SOMERVILLE (CBS) — Like many seniors at Somerville High School, students Learsi Ferrer and Miranda Melanson were looking forward to their prom last Friday.
The night included music, dancing, and for these two girls, a historic moment.
Ferrer and Melanson were voted by their peers to be the first royalty couple of a Somerville HS prom.
Last spring, Class of 2017 student government voted to change the titles of prom king and prom queen to the royalty couple, in an effort to be more inclusive.
The initiative began when Melanson explained to the class advisor, Kevin Dua, that she wished there to be a way for herself and her girlfriend to win a prom court position as a couple, instead of as individuals under the gender-fixated system.
That was before the junior semi-formal; the girls would go on to be crowned as royalty couple at that dance.
“Everybody seems to be very excited that this happened two years in a row,” Ferrer told WBZ NewsRadio 1030. “Everybody is very welcoming about it and happy that it happened.”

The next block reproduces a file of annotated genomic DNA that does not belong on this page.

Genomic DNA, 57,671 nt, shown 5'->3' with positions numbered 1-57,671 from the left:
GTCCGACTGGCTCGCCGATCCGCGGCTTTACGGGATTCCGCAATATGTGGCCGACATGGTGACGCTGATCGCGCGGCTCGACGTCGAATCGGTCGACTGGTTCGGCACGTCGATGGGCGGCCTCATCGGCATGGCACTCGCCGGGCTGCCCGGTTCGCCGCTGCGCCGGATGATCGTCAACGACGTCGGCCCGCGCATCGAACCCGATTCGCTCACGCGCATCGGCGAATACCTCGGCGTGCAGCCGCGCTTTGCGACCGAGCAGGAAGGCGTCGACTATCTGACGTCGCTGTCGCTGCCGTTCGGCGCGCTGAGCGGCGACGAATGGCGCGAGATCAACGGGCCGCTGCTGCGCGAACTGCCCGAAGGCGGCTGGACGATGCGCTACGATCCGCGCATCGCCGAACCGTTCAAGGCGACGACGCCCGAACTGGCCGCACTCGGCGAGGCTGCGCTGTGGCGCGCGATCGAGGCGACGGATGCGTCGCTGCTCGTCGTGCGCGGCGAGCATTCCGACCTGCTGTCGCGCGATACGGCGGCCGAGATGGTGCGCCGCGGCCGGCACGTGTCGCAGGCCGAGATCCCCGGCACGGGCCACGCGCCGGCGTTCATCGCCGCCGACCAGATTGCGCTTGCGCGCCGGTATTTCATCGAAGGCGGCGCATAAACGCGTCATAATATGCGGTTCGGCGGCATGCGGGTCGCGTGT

Melanson agreed that everyone at school has been supportive, and said the two-time royalty couple winners have become a “symbol for openness” within the gay community.
“I’ve had people that I don’t even talk to come up to me and be like ‘wow, you made me feel [a lot] better about myself because of what you’ve done for us.'” Melanson recalled.
She hopes the royalty couple title in Somerville will set an example for other schools.
“I think it’s really good for our school that we get to change these things, and hopefully impact other schools too,” she said. “I want it to be more open, so some kids, like myself, they feel more confidence and feel like they have a role in their school.”
WBZ NewsRadio 1030’s Doug Cope reports
Class advisor and history teacher Kevin Dua said this highlights the sincerity of the girls, but also of the whole student body.
“The fact that students, not teachers, not administrators, but students were the ones who wanted to see this positive, inclusive change take place says a lot about who they are as individuals,” Dua said.
“I think the reaction has been great– and by great I mean normal. I think the fact that students have been excited is one thing, but that it also speaks to how accepting many people extends.”